Nijo Castle

Nijo Castle (二条城, Nijō-jō) is my favourite Japanese castle (Backpackerlee agrees with me). The first time we stayed in Japan, in 2009, we rented an apartment on Nijo Dori, but it still took us until our last day in Kyoto to go and look at the castle at the other end of the street!

The castle was first built as the official Kyoto residence of Tokugawa Ieyasu, in 1603. The building work was completed 23 years later. Tokugawa Iemitsu had some buildings added from the earlier Fushimi Castle to complete the complex.

When sovereignty returned to the Emperor  Meiji in 1867, the castle also returned to Imperial ownership, before being given to the City of Kyoto in 1939.

The castle has been a Unesco World Heritage Site since 1994, and consists of four main areas, the Ninomaru Palace, Ninomaru Garden, Honmaru Palace and Seiryu-en Garden.

On our first visit, we not only left it to the last day of our week in Kyoto, we left it to the last hour of opening! So all we got to look around was the Ninomaru Palace.

It wasn’t a disappointment. From the Karamon entrance gate, to the entrance door, and then the various inner rooms with beautiful original painted screens, it was a visual delight. The only shame was that visitors aren’t allowed to take photographs inside the building.



To enter the castle, visitors first need to buy a ticket, either from one of the staffed kiosks or from a ticket vending machine. On our first visit, there were coach loads of school children queuing at the kiosk, so we opted for the ticket machine.

The Ninomaru Palace is one of Japan’s National Treasures. There are a number of linked buildings, following a path to the heart of government. Your ability to reach the room where the Shogun received court officials was dependent on your social standing. There are 33 rooms in total, from the tozamurai, where visiting feudal lords waited for their chance to petition the shogun, and the shikidai, where the feudal lords got to speak to the Shogun’s ministers and hand over gifts for the Shogun, to the main hall or Ohiroma Ichinoma, where the Shogun met the visiting feudal lords, the Kuro-Shoin, where the Shogun held private meetings with the daimyo, and the Shiro-Shoin, or Shogun’s living quarters. Once inside the palace buildings, your every move could be heard because of the nightingale floors, or uguisu-bari. The floors are constructed in sections, with the floorboards resting above a second horizontal section of wood. The gap between the two layers is connected by metal clamps which squeak each time the weight of a person bears down on the floorboards.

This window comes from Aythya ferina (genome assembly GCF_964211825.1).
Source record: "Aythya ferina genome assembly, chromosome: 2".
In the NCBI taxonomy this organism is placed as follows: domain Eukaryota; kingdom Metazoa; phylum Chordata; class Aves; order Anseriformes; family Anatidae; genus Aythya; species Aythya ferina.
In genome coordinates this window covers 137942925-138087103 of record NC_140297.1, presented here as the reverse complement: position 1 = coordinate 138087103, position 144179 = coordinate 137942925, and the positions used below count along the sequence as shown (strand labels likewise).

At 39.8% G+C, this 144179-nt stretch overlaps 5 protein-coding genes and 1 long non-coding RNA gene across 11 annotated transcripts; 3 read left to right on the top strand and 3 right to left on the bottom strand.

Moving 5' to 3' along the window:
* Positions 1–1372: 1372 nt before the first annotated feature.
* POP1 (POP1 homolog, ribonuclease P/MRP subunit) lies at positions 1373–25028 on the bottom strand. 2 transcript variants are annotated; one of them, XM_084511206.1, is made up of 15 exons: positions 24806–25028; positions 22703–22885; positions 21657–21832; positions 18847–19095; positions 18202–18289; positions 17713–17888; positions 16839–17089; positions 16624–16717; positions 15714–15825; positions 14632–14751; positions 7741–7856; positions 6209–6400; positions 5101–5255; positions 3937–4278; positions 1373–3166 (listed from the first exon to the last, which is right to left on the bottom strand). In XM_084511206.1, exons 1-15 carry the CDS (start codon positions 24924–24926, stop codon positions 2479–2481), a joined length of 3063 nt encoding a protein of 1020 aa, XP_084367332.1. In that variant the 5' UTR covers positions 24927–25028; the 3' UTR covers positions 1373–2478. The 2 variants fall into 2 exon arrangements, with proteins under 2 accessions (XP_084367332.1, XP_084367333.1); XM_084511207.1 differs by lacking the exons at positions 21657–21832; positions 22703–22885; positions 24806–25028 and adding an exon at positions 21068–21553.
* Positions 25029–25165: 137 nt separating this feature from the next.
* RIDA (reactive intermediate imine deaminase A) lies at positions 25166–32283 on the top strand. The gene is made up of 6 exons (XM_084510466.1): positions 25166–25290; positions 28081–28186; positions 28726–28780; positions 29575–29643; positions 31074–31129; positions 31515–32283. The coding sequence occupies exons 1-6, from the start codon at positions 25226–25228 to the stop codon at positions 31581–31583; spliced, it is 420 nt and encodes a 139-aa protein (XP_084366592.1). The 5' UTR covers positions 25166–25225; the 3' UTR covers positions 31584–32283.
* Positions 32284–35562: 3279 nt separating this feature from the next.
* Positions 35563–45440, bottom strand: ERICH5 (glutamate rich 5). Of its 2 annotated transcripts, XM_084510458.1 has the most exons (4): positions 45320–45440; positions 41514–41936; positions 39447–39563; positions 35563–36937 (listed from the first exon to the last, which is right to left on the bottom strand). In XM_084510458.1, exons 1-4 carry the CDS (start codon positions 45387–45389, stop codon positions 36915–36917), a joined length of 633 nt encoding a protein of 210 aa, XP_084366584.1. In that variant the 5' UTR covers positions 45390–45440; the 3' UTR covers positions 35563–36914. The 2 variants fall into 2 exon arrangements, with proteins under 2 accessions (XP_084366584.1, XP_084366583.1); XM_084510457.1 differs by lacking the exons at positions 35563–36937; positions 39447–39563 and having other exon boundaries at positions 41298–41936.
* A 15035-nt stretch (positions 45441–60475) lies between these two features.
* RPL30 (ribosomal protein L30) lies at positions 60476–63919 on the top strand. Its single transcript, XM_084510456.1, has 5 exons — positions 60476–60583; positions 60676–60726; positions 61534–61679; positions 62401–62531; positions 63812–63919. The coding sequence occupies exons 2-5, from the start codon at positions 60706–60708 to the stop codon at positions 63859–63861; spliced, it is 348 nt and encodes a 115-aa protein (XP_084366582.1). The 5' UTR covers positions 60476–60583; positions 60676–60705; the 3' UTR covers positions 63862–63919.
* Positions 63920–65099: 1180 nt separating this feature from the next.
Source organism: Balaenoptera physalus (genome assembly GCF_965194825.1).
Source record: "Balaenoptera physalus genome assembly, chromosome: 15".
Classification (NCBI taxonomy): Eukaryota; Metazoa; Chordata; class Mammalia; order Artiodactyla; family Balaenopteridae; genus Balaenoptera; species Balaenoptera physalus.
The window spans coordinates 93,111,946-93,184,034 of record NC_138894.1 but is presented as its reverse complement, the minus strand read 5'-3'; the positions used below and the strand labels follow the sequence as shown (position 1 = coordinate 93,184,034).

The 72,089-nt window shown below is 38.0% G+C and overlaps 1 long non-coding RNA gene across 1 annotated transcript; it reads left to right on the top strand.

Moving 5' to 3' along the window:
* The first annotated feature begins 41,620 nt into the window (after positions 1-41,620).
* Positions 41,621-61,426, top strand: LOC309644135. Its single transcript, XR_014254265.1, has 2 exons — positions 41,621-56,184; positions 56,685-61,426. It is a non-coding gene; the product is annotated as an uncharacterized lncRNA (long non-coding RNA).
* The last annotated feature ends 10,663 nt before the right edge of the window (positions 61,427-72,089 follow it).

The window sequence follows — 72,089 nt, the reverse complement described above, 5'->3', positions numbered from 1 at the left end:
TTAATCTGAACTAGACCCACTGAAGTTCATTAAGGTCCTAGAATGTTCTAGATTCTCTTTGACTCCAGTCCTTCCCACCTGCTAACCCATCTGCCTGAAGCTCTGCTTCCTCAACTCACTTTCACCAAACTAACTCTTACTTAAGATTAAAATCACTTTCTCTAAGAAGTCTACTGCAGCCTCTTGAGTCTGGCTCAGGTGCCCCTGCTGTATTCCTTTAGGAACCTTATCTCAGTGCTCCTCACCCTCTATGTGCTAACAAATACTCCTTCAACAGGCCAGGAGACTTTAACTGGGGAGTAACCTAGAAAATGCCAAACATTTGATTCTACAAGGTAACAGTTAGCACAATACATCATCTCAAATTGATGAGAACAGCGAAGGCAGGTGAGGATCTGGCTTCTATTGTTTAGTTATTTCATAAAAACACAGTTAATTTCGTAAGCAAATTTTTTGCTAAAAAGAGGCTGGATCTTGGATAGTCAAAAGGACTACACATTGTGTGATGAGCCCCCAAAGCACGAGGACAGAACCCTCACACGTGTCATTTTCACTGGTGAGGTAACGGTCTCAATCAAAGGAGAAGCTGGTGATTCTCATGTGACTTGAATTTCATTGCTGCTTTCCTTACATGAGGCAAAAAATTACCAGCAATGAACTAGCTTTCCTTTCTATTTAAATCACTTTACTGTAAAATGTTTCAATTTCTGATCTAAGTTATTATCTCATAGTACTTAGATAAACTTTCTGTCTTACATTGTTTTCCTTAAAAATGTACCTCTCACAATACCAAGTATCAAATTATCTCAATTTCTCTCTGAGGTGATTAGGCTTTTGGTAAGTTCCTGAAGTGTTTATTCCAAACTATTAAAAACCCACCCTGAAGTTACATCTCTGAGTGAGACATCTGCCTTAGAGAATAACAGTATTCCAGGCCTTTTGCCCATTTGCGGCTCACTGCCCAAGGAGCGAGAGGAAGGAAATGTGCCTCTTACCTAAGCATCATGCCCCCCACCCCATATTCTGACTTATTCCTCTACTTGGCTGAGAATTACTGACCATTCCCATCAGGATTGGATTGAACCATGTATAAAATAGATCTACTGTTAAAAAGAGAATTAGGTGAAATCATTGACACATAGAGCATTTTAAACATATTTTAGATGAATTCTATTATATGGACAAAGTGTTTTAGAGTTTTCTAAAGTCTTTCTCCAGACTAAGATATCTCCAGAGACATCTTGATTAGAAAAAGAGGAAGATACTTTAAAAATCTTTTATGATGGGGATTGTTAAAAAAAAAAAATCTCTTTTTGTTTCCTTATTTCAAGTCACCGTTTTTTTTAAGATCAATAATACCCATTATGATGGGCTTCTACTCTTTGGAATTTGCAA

As you enter the palace, you have to leave your shoes in a pigeon hole in the entrance building and walk through the palace in your stockinged feet. The rooms had mannequins of feudal lords, crouching in obeisance, waiting for their audience with the Shogun. At certain points there was an audio description of the room, as well.

After walking the entire route through the palace, we exited with enough time left to take a look at the Ninomaru Garden, a Special Scenic Spot. The garden is built in the shoin zukuri style. The pond has a large island, the Island of Eternal Happiness, in the centre with two smaller islands on either side, Crane Island and Turtle Island. The Crane and the Turtle together (tsurukame) are symbols of longevity and loyalty.


All too soon, we were summoned by a tannoy to leave the grounds as the castle was closing. We passed through more gardens and went by private tea houses where the women of the Shogun’s court would entertain guests. It was tantalising to see them but not have enough time to explore them properly!

It was enough of a taster for us to return on our third trip to Kyoto. The owners of the machiya we were staying in had left an information leaflet about the night time cherry blossom viewing that was being held at the castle during our time in Kyoto. On a very cold night, before much of the cherry blossom had had chance to appear, we popped up to the castle, armed with our cameras. Seeing the castle at night, lit by spotlights, was a very different experience. Once again, we had left it until the last minute, and had to rush through the last part of the trail through the trees and the buildings!

I’m looking forward to being in Japan again next spring. We’re having another week in Kyoto, and I’m determined to go back to Nijo Castle with plenty of time to look at everything!


4 responses to this post.

  1. I’m excited to see this soon. Thanks for the review!


  2. […] about the night blossom viewing that was happening at Nijo Castle during our stay. We’d visited the castle on our honeymoon, and it is still my favourite Japanese castle, although we haven’t been back […]


  3. […] Matsuyama Castle. It’s my second favourite castle in Japan now, beaten only by the delicious Nijo Castle in Kyoto. I liked it because it felt like a working castle. I could really imagine the daimyo […]


  4. […] for the lord of the castle and his officials, with the sannomaru used as the barracks for soldiers. Nijo Castle has its palace located in the ninomaru, and the same was true for Matsuyama Castle. In the case of […]


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